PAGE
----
Next, Facebook will have you choose an objective for your campaign. You’ll have 15 options on a screen that looks like this:
After choosing a goal, you’ll want to define your audience and budget. Facebook allows you to get really specific with your audience qualifications, so take advantage of the fact that you can really narrow down who is seeing your ads, which in turn saves you money by not displaying the ads to people who would be uninterested. You can also retarget people who have already interacted with your business.
We were able to narrow down our audience from the entire population of Florida to just the people we thought would find value in our Marketers Anonymous meetups and the information those provide.
As you can see, Facebook alerts you if it thinks your audience is too broad or specific, which is also a really helpful feature in allowing you to target the perfect number of people for your online advertising.
After selecting your target audience, you’ll have to decide how much money you’d like to spend on your ad campaign. Remember, this is the maximum amount of money you want to spend on this particular ad. You can set either a Daily budget – the average that you’ll spend per day – or a Lifetime budget – the maximum you’d like to spend over the lifetime of the campaign.
Now for the fun part.
Choose your images (or video), headline, body text, and where on Facebook you want your ad displayed. There are two ways to go about creating your Facebook ads: 1) Use an existing post, or 2) Start with a blank canvas and create a new ad.
With the huge range of ad options, it’s completely understandable if you feel like you’re standing on the side of the deep end, too overwhelmed to get your feet wet. But you really just have to dive right in and here are some strategies to help you do that.
Your brand likely has a piece of content that has outperformed most of your other content and driven loads of traffic to take action on your site. Maybe it was an Instagram post that got tons of engagement, a blog post that got lots of clicks, or a FAQ that you get often then answered on Instagram Stories and got tons of DMs in response. Whatever it may be, you can adapt that into a short video to repackage it as top content for your Facebook ads.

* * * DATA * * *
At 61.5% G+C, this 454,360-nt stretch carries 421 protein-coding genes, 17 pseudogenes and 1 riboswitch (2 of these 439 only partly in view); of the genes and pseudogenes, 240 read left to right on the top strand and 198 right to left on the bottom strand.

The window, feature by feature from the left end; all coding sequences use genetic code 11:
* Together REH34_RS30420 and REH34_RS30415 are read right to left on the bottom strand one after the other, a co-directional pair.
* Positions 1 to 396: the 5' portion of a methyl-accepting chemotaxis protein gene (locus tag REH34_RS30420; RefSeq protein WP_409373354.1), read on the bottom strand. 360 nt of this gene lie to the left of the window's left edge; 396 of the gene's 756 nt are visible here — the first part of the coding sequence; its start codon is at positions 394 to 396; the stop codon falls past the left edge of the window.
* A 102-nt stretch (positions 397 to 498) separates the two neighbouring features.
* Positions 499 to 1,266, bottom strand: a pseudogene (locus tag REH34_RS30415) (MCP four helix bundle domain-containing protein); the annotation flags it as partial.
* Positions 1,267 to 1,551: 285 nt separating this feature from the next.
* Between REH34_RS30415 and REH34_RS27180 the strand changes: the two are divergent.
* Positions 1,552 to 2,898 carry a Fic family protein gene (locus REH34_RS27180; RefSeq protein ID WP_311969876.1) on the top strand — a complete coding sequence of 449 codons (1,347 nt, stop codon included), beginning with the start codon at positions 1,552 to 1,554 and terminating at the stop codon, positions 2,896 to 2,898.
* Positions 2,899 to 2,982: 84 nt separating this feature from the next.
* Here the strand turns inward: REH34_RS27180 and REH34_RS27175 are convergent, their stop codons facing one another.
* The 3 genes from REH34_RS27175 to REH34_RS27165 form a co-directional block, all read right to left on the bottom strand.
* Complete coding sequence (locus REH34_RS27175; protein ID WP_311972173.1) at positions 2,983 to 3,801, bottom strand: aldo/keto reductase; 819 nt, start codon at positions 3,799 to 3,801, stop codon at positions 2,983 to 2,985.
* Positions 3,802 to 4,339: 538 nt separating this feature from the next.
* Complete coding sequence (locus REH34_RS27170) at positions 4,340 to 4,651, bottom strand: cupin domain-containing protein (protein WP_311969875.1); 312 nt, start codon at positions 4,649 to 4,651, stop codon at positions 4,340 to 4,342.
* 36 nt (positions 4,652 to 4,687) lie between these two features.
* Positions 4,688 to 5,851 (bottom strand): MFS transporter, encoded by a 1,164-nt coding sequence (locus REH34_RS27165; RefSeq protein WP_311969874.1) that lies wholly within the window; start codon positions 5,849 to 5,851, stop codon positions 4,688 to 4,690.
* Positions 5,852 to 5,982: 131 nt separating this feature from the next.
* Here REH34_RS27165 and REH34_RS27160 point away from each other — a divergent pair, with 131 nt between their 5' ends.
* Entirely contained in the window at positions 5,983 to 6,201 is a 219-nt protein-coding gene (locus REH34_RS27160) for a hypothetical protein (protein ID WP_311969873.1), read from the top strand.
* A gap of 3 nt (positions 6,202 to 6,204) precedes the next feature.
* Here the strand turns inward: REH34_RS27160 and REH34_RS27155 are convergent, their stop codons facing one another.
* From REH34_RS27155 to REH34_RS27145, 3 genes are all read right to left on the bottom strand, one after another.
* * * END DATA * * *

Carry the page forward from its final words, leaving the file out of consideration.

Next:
Figure out how you can convey the same key message into a short video with a little text and what images will reinforce the idea with your brand identity.
Try starting with a very narrow audience and then broadening it slowly as you see fit by adding more interest categories into the mix until you find the sweet spot. You can also target different audiences with different ads depending on their interests. If you have a business with a largely local audience, you can try narrowing your audience by zip code, which is especially helpful when you know you want to target a particular city or neighborhood.
You know what’s super unattractive? Low-quality photo and video ads. This is the part of your advertisement that’s going to spark your audience’s interest and make them stop the mind-numbing scrolling. While, yes, your body text is important too, your visuals make the first impression. Just like we said in “The Ultimate Guide to Using Pinterest for Your Business,” if you don’t have the equipment to take your own pictures or videos, there are tons of stock image resources out there.
If you sell a product, Facebook recommends creating an ad that shows someone using or benefiting from the product rather than a single product shot. For example, let’s say you are a skincare company. It would be far more effective to have a video of someone talking about the best features of your new moisturizer than a picture of the moisturizer jar, no matter how aesthetically pleasing the styling of the photo is.
The Facebook algorithm is extremely intelligent, so use it to your advantage. You may find that when you are running ads you get hit with a higher cost per click or cost per conversion than you anticipated. One way to combat this is to turn off those ads and start from scratch, but that probably won’t solve your problem. A better way to get things back on track is to broaden the audience in your ad set and let Facebook’s algorithm take over. As people click or convert, Facebook will pick up on the similarities between them and begin showing your ad more often to people with those characteristics, while limiting the times the ad is shown to people who Facebook feels are unlikely to click or convert.